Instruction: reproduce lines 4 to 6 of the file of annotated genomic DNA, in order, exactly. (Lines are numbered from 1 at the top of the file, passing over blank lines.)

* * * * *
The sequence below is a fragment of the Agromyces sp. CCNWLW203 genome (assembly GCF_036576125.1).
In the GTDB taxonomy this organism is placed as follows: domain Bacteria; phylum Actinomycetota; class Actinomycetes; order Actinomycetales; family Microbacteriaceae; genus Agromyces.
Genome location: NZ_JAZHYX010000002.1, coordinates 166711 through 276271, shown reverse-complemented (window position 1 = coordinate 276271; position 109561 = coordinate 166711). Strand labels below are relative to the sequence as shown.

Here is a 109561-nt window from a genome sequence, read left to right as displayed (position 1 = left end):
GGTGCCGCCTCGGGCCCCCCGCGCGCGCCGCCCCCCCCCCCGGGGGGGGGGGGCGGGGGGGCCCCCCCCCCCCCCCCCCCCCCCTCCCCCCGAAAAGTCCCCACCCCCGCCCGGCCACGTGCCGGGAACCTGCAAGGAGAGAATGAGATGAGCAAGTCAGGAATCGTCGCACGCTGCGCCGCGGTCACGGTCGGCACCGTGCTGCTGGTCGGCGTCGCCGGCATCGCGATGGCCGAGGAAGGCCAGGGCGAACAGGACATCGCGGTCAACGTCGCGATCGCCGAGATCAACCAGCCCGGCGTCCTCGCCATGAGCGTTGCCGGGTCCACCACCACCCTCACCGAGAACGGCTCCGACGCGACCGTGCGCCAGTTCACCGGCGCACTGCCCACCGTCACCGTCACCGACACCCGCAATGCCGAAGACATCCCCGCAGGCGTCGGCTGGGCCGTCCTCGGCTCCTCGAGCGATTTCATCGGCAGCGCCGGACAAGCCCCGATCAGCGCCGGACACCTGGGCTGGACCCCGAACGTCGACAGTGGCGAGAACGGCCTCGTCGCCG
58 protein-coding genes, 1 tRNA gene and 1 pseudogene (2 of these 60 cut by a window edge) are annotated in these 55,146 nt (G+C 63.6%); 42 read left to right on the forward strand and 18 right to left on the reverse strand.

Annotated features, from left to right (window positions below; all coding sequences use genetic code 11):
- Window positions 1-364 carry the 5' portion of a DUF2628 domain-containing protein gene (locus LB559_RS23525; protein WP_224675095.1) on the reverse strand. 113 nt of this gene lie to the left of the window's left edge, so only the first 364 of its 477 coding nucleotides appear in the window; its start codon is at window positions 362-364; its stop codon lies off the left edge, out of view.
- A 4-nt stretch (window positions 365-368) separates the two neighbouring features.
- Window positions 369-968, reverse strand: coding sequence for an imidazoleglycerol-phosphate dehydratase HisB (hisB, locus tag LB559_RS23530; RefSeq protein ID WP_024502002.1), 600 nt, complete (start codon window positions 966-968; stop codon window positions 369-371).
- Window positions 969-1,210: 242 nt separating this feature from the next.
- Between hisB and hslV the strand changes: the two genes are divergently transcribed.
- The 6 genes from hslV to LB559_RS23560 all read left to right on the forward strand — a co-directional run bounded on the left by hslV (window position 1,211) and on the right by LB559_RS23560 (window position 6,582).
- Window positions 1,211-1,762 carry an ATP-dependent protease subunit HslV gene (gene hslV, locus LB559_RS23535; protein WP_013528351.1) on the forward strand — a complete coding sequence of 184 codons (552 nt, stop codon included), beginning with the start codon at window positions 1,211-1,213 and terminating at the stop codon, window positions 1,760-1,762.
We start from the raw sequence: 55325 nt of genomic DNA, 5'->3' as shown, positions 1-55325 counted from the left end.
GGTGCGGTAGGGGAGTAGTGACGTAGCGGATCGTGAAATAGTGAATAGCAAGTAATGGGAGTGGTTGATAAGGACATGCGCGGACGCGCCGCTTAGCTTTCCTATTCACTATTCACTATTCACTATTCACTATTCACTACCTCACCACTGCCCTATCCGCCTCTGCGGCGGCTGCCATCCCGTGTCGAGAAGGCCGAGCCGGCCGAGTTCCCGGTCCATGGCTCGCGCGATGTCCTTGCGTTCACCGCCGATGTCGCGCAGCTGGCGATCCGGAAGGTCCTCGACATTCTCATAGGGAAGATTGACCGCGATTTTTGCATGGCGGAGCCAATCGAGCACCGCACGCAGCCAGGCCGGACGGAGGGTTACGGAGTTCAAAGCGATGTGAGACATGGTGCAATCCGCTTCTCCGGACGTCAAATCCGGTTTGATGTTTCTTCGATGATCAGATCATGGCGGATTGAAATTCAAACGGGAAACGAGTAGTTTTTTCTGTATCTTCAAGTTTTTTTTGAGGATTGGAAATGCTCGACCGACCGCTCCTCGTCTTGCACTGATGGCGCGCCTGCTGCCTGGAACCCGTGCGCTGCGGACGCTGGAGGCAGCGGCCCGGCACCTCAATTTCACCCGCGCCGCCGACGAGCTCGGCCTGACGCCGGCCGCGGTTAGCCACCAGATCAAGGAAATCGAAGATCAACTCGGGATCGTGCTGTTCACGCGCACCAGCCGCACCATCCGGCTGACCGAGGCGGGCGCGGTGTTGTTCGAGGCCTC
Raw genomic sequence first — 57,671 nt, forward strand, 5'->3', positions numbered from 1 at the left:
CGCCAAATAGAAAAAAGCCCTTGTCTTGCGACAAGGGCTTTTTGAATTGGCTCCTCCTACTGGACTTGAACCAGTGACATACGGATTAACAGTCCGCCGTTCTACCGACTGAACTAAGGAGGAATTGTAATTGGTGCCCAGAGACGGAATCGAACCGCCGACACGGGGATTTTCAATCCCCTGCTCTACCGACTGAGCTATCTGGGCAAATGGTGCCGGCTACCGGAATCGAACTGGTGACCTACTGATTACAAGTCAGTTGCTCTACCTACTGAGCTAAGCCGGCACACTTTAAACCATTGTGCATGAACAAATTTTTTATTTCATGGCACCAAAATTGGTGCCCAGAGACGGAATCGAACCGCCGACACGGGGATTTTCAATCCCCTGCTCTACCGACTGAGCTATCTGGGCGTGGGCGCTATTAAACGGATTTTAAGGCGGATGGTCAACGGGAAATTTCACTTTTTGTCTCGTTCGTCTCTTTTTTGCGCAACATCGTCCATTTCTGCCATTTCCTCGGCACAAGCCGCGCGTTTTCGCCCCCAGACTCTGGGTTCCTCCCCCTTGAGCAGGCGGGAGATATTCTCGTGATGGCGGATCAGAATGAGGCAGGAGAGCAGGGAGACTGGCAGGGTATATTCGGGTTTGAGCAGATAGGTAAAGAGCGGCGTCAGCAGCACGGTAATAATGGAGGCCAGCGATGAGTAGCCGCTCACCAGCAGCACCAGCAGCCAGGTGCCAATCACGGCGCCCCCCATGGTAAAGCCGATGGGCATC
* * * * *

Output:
Here is a 109561-nt window from a genome sequence, read left to right as displayed (position 1 = left end):
GGTGCCGCCTCGGGCCCCCCGCGCGCGCCGCCCCCCCCCCCGGGGGGGGGGGGCGGGGGGGCCCCCCCCCCCCCCCCCCCCCCCTCCCCCCGAAAAGTCCCCACCCCCGCCCGGCCACGTGCCGGGAACCTGCAAGGAGAGAATGAGATGAGCAAGTCAGGAATCGTCGCACGCTGCGCCGCGGTCACGGTCGGCACCGTGCTGCTGGTCGGCGTCGCCGGCATCGCGATGGCCGAGGAAGGCCAGGGCGAACAGGACATCGCGGTCAACGTCGCGATCGCCGAGATCAACCAGCCCGGCGTCCTCGCCATGAGCGTTGCCGGGTCCACCACCACCCTCACCGAGAACGGCTCCGACGCGACCGTGCGCCAGTTCACCGGCGCACTGCCCACCGTCACCGTCACCGACACCCGCAATGCCGAAGACATCCCCGCAGGCGTCGGCTGGGCCGTCCTCGGCTCCTCGAGCGATTTCATCGGCAGCGCCGGACAAGCCCCGATCAGCGCCGGACACCTGGGCTGGACCCCGAACGTCGACAGTGGCGAGAACGGCCTCGTCGCCG
58 protein-coding genes, 1 tRNA gene and 1 pseudogene (2 of these 60 cut by a window edge) are annotated in these 55,146 nt (G+C 63.6%); 42 read left to right on the forward strand and 18 right to left on the reverse strand.